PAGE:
Nevertheless, the 1890 British Ultimatum was said to be one of the main causes for the Republican Revolution, which ended the monarchy in Portugal 20 years later (October 5, 1910), and the assassinations of King Carlos I and Crown Prince Luis Filipe (February 1, 1908).
In World War I (1914-1918), after German incursions in Portuguese East Africa (present-day Mozambique), Portuguese troops supported British, South African and Belgian military operations there and in German East Africa, according to New Zealand History: Allies: Republic of Portugal.
Upon the declaration of World War II in September 1939, the Portuguese government announced on September 1 that the Portuguese-British Alliance remained intact. However, since the British did not seek Portuguese assistance, Portugal would remain neutral. In an aide-memoire of September 5, 1939, the British government confirmed the understanding. British strategists regarded Portuguese non-belligerency as “essential to keep Spain from entering the war on the side of the Axis”, according to Neutrality by Agreement: Portugal and the British Alliance in World War II, American University International Law Review (March 19, 2014).
Nevertheless, Prime Minister Antonio Oliveira Salazar provided aid to the Allies. In July 1940, Salazar allowed 2,500 Gibraltar evacuees to be shipped to Madeira, according to Madeira Gold Medal of Merit, Gibraltar Chronicle (January 9, 2013).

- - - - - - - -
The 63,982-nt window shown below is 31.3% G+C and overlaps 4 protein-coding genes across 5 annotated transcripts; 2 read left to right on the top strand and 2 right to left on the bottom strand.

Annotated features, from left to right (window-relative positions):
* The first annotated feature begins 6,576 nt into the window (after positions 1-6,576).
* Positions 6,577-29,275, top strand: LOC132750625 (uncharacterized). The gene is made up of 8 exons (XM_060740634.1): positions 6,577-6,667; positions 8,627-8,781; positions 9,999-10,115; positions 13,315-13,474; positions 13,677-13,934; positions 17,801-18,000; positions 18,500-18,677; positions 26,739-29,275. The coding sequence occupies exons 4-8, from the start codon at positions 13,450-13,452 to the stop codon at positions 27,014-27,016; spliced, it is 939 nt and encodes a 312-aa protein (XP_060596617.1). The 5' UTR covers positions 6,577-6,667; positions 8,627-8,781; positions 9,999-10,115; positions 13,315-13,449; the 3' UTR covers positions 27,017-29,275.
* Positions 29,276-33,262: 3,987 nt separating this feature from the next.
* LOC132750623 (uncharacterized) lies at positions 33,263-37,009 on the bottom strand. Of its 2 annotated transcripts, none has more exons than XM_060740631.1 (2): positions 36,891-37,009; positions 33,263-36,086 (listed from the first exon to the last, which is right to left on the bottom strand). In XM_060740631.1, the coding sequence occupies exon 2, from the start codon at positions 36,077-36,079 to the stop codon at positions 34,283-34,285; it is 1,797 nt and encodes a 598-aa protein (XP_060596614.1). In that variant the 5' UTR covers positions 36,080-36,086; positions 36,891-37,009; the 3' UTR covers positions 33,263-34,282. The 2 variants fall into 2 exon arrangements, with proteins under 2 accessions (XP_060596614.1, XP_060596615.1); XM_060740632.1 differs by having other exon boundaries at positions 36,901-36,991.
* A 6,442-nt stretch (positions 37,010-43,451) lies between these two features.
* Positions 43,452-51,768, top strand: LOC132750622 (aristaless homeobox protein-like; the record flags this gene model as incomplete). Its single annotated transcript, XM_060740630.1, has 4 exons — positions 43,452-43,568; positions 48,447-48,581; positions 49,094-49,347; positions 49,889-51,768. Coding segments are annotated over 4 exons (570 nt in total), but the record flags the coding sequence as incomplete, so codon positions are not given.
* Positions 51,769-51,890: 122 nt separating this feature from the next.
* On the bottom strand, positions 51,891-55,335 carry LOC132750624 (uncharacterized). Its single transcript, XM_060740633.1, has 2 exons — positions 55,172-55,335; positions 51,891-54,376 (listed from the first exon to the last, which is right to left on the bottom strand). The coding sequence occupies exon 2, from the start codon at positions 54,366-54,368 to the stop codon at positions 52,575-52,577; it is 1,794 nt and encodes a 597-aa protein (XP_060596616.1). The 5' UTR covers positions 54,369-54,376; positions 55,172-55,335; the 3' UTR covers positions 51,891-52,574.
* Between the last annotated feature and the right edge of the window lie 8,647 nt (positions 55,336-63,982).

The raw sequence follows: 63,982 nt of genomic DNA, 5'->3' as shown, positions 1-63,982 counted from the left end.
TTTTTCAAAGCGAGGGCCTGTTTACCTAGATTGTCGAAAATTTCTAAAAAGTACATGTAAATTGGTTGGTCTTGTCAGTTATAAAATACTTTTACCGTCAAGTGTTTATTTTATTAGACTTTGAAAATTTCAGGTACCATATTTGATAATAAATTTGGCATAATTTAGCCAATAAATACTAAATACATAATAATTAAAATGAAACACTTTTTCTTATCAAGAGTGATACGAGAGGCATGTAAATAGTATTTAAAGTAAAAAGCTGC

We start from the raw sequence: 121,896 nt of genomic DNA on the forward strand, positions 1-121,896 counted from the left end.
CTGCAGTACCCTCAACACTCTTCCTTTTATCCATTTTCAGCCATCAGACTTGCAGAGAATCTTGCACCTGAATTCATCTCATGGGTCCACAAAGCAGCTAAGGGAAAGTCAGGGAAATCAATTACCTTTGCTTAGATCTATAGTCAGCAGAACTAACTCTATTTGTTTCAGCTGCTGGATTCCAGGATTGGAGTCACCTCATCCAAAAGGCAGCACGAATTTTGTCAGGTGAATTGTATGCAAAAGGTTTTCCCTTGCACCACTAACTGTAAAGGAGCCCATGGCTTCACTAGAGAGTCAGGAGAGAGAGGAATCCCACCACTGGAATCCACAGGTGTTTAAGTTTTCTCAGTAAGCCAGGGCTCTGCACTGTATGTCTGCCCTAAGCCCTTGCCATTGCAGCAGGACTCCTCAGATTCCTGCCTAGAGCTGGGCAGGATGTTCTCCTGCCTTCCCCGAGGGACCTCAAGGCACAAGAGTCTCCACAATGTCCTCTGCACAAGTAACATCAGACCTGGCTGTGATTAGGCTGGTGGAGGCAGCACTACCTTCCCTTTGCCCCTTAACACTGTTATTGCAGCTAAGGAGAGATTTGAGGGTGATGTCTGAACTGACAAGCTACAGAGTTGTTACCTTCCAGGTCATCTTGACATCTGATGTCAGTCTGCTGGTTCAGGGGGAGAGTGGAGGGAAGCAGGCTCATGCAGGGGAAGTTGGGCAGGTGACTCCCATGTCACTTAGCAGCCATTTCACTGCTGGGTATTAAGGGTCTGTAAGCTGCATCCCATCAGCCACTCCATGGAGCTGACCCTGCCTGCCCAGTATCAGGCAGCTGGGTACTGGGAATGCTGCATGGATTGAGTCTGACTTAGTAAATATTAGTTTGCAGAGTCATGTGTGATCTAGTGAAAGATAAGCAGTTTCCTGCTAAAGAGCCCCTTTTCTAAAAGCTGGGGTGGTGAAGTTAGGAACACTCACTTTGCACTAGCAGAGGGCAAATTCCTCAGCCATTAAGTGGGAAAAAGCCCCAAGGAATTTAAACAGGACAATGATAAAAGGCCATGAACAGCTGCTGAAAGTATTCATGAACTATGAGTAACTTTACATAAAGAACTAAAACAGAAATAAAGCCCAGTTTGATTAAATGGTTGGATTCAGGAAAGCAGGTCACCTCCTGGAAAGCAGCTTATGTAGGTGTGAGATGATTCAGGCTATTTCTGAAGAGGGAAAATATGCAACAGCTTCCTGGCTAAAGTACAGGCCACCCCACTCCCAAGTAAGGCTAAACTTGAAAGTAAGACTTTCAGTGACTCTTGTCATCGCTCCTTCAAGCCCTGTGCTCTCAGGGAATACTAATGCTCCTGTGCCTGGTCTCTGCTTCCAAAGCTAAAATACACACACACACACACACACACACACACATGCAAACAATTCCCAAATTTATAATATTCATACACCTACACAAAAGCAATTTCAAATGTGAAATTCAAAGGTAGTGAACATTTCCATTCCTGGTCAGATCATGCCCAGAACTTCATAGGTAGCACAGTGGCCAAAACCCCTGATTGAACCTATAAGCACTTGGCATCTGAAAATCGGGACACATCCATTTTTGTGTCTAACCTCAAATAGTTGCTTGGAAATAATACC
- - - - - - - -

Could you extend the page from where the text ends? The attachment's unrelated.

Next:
In a telegram to the British Foreign Office in 1943, the British ambassador to Portugal, Sir Ronald Hugh Campbell confirmed that the British government had invoked the 600-year-old alliance between the two countries as a basis for requesting the use of military facilities on the Azores, according to History’s Unparalleled Alliance: The Anglo-Portuguese Treaty of Windsor, 9th May 1386, History of British Government (May 9, 2016).
Salazar responded favorably and virtually at once, according to Salazar and Modern Portugal (1970). Portugal granted Britain the use of bases in the Azorean ports of Horta and Ponta Delgada, and airfields of Lajes Field on Terceira Island and Santana Field on Sao Miguel Island.
From November 1943, when the British gained the use of the Azores, to June 1945, cargo aircraft carried vital personnel and equipment to North Africa, the United Kingdom and, after the Allies gained a foothold in Western Europe, to Orly Field near Paris. Flights from Europe carried wounded soldiers. Medical personnel at Lajes Field handled approximately 30,000 air evacuations to the United States for medical care and rehabilitation. By using Lajes Field, flight time between the United States and North Africa was reduced from 70 hours to 40. Aircraft could make almost twice as many crossings per month, clearly demonstrating the strategic value of the Azores during World War II.
During the 1982 Falklands War, Portugal offered the facilities of the Azores to the Royal Navy, according to History’s Unparalleled Alliance: The Anglo-Portuguese Treaty of Windsor, 9th May 1386, History of British Government (May 9, 2016).
Back to the Present (2022)
Vitor Hugo Salgado, president of the municipality of Vizela, obtained a copy of the Treaty of Tagilde on a recent visit to London, reported Noticias ao Minuto (June 13).
In May, members of the “Portugal United Kingdom 650” commission presented a proposed program at Windsor Castle to Prince William and the British Minister of Defense, Ben Wallace, who attended the Royal Military Academy at Sandhurst, of events to commemorate the treaty’s 650th anniversary, reported Noticias ao Minuto.